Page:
Fable definition

Fable





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6 definitions found

From The Collaborative International Dictionary of English v.0.48 [gcide]:

  Fable \Fa"ble\ (f[=a]"b'l), n. [F., fr. L. fabula, fr. fari to
     speak, say. See {Ban}, and cf. {Fabulous}, {Fame}.]
     1. A Feigned story or tale, intended to instruct or amuse; a
        fictitious narration intended to enforce some useful truth
        or precept; an apologue. See the Note under {Apologue}.
        [1913 Webster]


  
              Jotham's fable of the trees is the oldest extant.
                                                    --Addison.
        [1913 Webster]
  
     Note: A fable may have talking animals anthropomorphically
           cast as humans representing different character types,
           sometimes illustrating some moral principle; as,
           Aesop's Fables.
           [PJC]
  
     2. The plot, story, or connected series of events, forming
        the subject of an epic or dramatic poem.
        [1913 Webster]
  
              The moral is the first business of the poet; this
              being formed, he contrives such a design or fable as
              may be most suitable to the moral.    --Dryden.
        [1913 Webster]
  
     3. Any story told to excite wonder; common talk; the theme of
        talk. "Old wives' fables. " --1 Tim. iv. 7.
        [1913 Webster]
  
              We grew
              The fable of the city where we dwelt. --Tennyson.
        [1913 Webster]
  
     4. Fiction; untruth; falsehood.
        [1913 Webster]
  
              It would look like a fable to report that this
              gentleman gives away a great fortune by secret
              methods.                              --Addison.
        [1913 Webster]

From The Collaborative International Dictionary of English v.0.48 [gcide]:

  Fable \Fa"ble\, v. i. [imp. & p. p. {Fabled}; p. pr. & vb. n.
     {Fabling}.]
     To compose fables; hence, to write or speak fiction; to write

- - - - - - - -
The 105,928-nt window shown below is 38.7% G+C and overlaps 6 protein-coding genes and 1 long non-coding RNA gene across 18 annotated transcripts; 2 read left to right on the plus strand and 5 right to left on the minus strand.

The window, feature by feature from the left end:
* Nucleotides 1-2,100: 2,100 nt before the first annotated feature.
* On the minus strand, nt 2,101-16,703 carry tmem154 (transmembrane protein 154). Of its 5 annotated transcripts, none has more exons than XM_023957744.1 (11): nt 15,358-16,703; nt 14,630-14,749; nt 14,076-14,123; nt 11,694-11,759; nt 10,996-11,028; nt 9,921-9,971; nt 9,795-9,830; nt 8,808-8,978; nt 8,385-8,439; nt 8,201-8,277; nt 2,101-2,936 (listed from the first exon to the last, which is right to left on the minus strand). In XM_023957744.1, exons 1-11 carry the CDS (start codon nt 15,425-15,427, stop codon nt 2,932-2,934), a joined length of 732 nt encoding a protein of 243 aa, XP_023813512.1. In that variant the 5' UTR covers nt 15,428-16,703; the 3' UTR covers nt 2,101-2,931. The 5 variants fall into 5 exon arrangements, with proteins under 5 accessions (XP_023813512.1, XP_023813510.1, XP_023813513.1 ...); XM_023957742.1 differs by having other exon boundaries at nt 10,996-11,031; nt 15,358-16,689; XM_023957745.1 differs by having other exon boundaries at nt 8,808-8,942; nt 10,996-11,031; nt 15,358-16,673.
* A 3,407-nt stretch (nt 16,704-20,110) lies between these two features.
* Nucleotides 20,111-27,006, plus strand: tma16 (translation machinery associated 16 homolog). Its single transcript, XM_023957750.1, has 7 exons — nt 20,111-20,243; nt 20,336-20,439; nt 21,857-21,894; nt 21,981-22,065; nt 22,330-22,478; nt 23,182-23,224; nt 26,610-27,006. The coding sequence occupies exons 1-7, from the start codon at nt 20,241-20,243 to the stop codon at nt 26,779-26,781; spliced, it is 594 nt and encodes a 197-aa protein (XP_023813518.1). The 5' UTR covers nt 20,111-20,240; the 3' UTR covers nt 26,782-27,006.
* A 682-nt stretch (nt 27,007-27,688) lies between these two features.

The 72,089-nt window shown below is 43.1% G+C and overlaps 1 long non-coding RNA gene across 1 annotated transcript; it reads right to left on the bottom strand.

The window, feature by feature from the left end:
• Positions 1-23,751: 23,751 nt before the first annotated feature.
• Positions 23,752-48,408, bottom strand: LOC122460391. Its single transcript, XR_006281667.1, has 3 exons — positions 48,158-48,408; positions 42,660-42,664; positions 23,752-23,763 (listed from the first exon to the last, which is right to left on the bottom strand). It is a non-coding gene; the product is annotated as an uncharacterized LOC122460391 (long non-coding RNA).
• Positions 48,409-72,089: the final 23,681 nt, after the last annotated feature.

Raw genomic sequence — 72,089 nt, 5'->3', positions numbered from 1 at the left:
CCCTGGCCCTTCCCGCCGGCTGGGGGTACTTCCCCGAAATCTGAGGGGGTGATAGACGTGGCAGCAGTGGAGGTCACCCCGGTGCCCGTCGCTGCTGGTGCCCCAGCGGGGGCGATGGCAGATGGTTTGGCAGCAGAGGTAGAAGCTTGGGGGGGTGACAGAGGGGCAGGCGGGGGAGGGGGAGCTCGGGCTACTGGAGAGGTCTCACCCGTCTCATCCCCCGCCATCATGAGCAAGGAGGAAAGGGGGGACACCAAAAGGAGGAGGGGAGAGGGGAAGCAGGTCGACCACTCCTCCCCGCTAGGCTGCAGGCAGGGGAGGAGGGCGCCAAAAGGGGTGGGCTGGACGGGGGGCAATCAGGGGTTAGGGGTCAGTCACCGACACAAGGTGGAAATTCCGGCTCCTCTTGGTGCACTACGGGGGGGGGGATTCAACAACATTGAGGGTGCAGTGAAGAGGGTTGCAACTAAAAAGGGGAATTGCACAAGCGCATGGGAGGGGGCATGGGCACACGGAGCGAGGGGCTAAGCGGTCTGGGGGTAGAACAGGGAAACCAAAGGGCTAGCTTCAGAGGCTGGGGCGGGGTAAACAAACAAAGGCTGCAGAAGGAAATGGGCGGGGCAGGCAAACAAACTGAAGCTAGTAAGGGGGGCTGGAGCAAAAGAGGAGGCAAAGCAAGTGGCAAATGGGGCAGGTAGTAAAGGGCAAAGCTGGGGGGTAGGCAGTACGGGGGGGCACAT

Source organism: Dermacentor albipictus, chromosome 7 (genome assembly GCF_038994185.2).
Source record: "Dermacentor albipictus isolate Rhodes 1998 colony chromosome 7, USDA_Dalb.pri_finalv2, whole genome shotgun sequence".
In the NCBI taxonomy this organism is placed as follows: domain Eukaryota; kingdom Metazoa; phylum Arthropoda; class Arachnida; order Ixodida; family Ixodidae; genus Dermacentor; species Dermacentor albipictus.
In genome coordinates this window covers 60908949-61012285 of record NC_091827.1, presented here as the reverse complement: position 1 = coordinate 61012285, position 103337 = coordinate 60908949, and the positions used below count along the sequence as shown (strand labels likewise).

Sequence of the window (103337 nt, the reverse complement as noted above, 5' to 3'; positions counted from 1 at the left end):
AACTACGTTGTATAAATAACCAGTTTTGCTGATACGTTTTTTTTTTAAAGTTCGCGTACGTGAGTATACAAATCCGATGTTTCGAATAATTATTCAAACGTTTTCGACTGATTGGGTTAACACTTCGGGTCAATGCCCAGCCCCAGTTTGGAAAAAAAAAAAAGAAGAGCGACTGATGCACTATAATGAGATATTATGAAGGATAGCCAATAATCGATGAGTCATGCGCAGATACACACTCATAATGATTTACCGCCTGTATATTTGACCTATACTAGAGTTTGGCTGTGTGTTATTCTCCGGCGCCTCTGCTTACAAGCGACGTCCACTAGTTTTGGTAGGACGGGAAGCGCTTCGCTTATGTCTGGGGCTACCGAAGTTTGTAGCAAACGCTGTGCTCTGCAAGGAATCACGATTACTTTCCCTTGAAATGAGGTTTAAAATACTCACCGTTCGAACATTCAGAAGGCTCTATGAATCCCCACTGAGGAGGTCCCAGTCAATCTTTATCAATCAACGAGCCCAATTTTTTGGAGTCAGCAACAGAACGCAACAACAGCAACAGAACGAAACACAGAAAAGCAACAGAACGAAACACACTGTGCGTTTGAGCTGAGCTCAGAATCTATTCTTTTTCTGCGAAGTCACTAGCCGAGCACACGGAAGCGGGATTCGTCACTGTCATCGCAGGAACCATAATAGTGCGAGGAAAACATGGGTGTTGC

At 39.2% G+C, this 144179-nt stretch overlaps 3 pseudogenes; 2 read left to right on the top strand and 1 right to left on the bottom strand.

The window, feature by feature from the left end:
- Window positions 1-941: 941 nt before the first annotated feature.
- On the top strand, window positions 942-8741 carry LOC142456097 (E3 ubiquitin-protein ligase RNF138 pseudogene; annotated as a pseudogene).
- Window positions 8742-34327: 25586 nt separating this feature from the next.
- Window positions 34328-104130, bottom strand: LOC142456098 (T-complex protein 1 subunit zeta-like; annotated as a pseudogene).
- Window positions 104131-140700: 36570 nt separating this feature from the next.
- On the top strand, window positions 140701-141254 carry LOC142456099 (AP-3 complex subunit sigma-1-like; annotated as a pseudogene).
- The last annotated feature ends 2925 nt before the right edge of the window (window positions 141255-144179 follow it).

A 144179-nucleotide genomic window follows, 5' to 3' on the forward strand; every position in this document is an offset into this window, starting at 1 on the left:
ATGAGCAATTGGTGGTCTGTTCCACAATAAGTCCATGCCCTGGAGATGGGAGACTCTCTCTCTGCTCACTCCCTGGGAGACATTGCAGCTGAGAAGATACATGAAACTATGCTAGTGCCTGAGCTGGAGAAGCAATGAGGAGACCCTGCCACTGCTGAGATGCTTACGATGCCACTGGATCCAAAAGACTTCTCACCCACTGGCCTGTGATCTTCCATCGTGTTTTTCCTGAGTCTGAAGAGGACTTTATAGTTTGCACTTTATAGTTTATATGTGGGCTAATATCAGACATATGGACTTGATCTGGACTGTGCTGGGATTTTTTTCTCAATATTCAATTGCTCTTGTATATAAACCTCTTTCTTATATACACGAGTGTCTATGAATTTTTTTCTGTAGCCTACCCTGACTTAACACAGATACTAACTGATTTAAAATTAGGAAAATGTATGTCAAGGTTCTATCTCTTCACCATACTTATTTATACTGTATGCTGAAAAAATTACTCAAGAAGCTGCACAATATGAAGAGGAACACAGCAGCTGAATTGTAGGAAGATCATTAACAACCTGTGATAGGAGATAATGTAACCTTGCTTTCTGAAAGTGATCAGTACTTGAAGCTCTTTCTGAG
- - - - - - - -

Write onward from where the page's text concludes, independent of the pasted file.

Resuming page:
or utter what is not true. "He Fables not." --Shak.
     [1913 Webster]
  
           Vain now the tales which fabling poets tell. --Prior.
     [1913 Webster]
  
           He fables, yet speaks truth.             --M. Arnold.
     [1913 Webster]

From The Collaborative International Dictionary of English v.0.48 [gcide]:

  Fable \Fa"ble\, v. t.
     To feign; to invent; to devise, and speak of, as true or
     real; to tell of falsely.
     [1913 Webster]
  
           The hell thou fablest.                   --Milton.
     [1913 Webster]

From WordNet (r) 2.0 [wn]:

  fable
       n 1: a deliberately false or improbable account [syn: {fabrication},
             {fiction}]
       2: a short moral story (often with animal characters) [syn: {parable},
           {allegory}, {apologue}]
       3: a story about mythical or supernatural beings or events
          [syn: {legend}]

From Moby Thesaurus II by Grady Ward, 1.0 [moby-thes]:

  88 Moby Thesaurus words for "fable":
     Marchen, Western, Western story, Westerner, action,
     adventure story, allegory, anagnorisis, angle, apologue,
     architectonics, architecture, argument, atmosphere, background,
     bedtime story, canard, catastrophe, characterization, color,
     complication, concoction, continuity, contrivance, denouement,
     design, detective story, development, device, episode,
     extravaganza, fabliau, fabrication, fairy tale, falling action,
     fantasy, fiction, figment, folk story, folktale, forgery, gest,
     ghost story, gimmick, horse opera, incident, invention, legend,
     line, local color, love story, mood, motif, movement, mystery,
     mystery story, myth, mythology, mythos, nursery tale, parable,
     peripeteia, plan, plot, recognition, rising action, romance,
     scheme, science fiction, secondary plot, shocker, slant,
     space fiction, space opera, story, structure, subject, subplot,
     suspense story, switch, thematic development, theme, thriller,
     tone, topic, twist, whodunit, work of fiction
  
  

From Easton's 1897 Bible Dictionary [easton]:

  Fable
     applied in the New Testament to the traditions and speculations,
     "cunningly devised fables", of the Jews on religious questions
     (1 Tim. 1:4; 4:7; 2 Tim. 4:4; Titus 1:14; 2 Pet. 1:16). In such
     passages the word means anything false and unreal. But the word
     is used as almost equivalent to parable. Thus we have (1) the
     fable of Jotham, in which the trees are spoken of as choosing a
     king (Judg. 9:8-15); and (2) that of the cedars of Lebanon and
     the thistle as Jehoash's answer to Amaziah (2 Kings 14:9).
     

















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